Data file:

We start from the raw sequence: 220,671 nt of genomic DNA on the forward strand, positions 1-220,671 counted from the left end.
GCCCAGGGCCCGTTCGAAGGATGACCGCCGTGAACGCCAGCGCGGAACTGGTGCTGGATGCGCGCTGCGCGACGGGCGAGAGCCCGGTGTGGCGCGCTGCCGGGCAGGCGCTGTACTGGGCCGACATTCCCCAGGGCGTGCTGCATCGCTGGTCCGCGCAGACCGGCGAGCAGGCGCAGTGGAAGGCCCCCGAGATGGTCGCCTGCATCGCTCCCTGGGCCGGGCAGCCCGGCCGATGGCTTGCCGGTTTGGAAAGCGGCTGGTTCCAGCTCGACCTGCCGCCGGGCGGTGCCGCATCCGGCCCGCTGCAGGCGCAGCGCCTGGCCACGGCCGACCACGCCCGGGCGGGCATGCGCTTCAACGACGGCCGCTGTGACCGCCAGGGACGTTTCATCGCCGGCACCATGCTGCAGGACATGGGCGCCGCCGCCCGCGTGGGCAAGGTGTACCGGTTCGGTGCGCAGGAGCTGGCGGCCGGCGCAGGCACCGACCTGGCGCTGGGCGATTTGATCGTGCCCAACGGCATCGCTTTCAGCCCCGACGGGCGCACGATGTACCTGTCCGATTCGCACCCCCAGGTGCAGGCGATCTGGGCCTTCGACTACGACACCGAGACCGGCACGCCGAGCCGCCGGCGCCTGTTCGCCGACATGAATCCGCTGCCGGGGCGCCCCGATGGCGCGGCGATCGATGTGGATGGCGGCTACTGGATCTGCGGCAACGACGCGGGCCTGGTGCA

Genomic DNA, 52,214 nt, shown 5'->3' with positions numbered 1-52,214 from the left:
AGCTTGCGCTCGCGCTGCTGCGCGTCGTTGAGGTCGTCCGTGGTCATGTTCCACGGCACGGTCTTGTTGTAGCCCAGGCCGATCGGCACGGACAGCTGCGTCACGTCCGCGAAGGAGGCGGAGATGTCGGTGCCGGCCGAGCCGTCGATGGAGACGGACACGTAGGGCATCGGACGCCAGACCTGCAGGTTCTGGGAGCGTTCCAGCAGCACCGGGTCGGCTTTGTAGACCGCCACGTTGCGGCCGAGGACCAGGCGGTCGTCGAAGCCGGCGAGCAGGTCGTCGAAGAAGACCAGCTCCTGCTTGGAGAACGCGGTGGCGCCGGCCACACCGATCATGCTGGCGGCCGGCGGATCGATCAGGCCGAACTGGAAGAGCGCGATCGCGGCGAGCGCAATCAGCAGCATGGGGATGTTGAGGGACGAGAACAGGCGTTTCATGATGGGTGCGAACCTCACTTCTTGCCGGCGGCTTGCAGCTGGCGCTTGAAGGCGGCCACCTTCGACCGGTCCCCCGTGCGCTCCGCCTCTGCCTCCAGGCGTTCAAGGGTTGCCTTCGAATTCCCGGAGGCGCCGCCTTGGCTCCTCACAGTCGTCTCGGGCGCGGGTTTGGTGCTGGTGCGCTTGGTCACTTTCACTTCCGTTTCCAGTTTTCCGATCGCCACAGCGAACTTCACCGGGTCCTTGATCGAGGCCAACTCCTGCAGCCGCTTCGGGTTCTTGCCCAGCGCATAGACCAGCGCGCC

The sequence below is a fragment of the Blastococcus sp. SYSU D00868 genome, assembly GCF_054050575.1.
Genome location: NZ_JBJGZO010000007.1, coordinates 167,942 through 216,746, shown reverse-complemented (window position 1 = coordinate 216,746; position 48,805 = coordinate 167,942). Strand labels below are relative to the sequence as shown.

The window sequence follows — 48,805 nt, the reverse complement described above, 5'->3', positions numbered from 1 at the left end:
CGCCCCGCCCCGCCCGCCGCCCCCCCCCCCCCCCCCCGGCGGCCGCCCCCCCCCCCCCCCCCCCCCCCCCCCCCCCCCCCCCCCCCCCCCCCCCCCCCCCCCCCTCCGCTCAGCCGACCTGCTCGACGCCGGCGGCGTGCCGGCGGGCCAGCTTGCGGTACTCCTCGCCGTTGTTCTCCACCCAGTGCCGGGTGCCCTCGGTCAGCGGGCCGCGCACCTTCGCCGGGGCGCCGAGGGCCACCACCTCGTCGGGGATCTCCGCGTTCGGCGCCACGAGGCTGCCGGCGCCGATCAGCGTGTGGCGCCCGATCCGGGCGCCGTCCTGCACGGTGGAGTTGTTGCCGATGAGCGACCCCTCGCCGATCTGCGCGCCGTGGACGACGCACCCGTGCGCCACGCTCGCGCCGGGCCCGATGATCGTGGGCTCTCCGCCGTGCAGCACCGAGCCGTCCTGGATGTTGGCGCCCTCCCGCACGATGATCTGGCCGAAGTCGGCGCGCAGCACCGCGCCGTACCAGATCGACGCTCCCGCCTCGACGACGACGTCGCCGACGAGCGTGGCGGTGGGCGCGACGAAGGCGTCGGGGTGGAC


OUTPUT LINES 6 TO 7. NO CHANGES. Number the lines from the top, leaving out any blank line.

Genome location: NZ_JBJGZO010000007.1, coordinates 167,942 through 216,746, shown reverse-complemented (window position 1 = coordinate 216,746; position 48,805 = coordinate 167,942). Strand labels below are relative to the sequence as shown.

The window sequence follows — 48,805 nt, the reverse complement described above, 5'->3', positions numbered from 1 at the left end: